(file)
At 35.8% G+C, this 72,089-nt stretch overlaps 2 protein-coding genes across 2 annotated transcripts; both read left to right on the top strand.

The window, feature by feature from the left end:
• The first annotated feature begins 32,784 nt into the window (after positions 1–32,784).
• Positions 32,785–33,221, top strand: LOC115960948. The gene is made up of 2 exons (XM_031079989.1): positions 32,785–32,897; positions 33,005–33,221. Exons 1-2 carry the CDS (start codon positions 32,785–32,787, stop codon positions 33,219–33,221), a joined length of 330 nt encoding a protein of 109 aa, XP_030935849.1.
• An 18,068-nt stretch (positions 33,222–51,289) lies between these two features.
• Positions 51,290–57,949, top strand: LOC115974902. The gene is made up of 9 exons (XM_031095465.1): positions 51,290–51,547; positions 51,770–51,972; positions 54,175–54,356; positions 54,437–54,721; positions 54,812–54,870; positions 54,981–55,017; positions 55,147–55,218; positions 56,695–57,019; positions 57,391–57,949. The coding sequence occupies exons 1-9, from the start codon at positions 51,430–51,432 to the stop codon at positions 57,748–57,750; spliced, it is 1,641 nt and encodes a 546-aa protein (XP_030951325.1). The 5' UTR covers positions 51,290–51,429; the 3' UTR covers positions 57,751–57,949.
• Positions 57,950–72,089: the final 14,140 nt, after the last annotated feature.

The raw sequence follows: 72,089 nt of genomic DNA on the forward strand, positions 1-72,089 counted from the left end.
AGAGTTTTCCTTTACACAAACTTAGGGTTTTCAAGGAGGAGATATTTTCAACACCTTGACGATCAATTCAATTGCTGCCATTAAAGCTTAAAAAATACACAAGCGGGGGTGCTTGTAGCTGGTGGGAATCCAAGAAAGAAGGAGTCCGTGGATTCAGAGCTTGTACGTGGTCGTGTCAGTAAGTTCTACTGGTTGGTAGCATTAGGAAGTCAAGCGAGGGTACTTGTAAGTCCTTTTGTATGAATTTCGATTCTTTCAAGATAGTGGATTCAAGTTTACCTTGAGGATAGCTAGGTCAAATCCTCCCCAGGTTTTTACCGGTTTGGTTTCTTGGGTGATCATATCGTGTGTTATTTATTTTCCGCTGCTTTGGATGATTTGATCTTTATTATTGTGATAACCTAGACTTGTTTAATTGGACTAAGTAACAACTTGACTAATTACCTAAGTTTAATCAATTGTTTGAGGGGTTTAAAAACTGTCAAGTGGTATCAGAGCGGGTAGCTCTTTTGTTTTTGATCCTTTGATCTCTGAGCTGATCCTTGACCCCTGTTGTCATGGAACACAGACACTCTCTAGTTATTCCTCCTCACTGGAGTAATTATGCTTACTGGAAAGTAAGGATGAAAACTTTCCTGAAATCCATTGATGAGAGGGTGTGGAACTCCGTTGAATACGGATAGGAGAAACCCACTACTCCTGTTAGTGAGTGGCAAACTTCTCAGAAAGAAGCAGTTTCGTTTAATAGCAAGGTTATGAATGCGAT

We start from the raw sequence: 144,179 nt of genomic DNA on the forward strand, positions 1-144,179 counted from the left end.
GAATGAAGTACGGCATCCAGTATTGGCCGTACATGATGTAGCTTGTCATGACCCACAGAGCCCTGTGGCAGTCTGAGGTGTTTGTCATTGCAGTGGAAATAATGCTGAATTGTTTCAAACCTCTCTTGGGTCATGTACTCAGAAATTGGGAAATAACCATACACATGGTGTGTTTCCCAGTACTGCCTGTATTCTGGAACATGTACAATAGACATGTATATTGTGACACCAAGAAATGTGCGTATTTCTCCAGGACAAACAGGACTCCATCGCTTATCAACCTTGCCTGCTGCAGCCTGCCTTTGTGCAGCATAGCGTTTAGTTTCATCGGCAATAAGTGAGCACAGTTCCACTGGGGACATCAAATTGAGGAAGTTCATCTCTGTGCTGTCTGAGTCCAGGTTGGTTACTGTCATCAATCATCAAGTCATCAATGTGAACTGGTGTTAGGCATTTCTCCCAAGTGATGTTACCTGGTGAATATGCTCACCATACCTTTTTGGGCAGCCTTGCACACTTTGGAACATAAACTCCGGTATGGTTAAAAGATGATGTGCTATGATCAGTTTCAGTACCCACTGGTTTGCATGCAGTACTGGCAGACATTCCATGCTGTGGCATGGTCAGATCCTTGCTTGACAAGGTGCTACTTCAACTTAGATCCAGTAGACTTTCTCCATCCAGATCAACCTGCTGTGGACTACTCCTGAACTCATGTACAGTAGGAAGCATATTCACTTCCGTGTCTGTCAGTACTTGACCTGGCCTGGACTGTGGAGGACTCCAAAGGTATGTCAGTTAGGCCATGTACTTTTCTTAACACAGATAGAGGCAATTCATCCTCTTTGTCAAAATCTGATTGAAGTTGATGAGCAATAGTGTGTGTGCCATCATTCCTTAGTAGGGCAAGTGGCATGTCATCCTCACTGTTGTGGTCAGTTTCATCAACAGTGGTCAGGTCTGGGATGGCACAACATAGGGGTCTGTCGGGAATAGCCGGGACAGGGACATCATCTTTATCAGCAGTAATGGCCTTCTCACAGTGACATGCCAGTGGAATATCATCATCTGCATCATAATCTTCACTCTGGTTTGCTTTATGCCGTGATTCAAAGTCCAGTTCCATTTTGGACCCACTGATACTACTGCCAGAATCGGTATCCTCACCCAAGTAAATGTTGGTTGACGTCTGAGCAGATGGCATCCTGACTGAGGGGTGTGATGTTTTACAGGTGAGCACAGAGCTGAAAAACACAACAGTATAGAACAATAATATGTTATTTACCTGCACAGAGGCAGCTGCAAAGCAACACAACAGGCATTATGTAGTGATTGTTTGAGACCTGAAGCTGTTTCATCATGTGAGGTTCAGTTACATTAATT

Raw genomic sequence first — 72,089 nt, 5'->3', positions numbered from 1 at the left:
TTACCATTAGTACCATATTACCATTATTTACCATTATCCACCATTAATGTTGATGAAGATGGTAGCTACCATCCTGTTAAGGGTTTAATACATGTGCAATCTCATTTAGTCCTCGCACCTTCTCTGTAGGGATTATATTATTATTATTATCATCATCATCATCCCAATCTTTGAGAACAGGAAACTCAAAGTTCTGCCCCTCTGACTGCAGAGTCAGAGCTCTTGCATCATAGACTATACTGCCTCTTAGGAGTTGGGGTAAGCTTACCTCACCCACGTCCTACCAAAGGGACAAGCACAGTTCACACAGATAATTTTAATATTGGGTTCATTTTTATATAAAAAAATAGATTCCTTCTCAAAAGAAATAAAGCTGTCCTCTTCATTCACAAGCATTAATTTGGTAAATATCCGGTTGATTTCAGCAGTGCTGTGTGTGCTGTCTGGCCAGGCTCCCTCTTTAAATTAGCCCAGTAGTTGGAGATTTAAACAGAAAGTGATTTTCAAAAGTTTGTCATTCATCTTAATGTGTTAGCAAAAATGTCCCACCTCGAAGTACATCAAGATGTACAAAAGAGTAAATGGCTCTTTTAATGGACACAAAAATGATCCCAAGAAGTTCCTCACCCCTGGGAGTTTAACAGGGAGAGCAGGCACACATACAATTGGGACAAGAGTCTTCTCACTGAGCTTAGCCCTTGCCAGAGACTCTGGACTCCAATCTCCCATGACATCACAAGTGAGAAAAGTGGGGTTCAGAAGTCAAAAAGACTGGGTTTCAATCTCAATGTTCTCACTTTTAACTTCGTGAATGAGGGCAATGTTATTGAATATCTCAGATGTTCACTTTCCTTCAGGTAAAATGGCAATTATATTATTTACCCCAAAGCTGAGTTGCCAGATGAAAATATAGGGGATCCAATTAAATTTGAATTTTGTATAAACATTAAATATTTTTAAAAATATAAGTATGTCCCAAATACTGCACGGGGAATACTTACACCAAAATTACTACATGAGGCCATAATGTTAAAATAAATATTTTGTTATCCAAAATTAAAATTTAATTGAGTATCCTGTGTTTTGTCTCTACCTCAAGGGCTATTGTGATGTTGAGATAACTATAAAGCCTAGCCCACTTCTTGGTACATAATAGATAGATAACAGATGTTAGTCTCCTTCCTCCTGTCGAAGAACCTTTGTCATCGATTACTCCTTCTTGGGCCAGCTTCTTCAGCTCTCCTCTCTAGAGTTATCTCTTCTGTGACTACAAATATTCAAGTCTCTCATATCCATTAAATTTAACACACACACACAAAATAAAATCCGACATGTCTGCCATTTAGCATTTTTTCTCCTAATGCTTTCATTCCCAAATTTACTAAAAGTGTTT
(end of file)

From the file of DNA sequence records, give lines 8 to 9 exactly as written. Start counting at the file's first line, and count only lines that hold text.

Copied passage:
The raw sequence follows: 72,089 nt of genomic DNA on the forward strand, positions 1-72,089 counted from the left end.
AGAGTTTTCCTTTACACAAACTTAGGGTTTTCAAGGAGGAGATATTTTCAACACCTTGACGATCAATTCAATTGCTGCCATTAAAGCTTAAAAAATACACAAGCGGGGGTGCTTGTAGCTGGTGGGAATCCAAGAAAGAAGGAGTCCGTGGATTCAGAGCTTGTACGTGGTCGTGTCAGTAAGTTCTACTGGTTGGTAGCATTAGGAAGTCAAGCGAGGGTACTTGTAAGTCCTTTTGTATGAATTTCGATTCTTTCAAGATAGTGGATTCAAGTTTACCTTGAGGATAGCTAGGTCAAATCCTCCCCAGGTTTTTACCGGTTTGGTTTCTTGGGTGATCATATCGTGTGTTATTTATTTTCCGCTGCTTTGGATGATTTGATCTTTATTATTGTGATAACCTAGACTTGTTTAATTGGACTAAGTAACAACTTGACTAATTACCTAAGTTTAATCAATTGTTTGAGGGGTTTAAAAACTGTCAAGTGGTATCAGAGCGGGTAGCTCTTTTGTTTTTGATCCTTTGATCTCTGAGCTGATCCTTGACCCCTGTTGTCATGGAACACAGACACTCTCTAGTTATTCCTCCTCACTGGAGTAATTATGCTTACTGGAAAGTAAGGATGAAAACTTTCCTGAAATCCATTGATGAGAGGGTGTGGAACTCCGTTGAATACGGATAGGAGAAACCCACTACTCCTGTTAGTGAGTGGCAAACTTCTCAGAAAGAAGCAGTTTCGTTTAATAGCAAGGTTATGAATGCGAT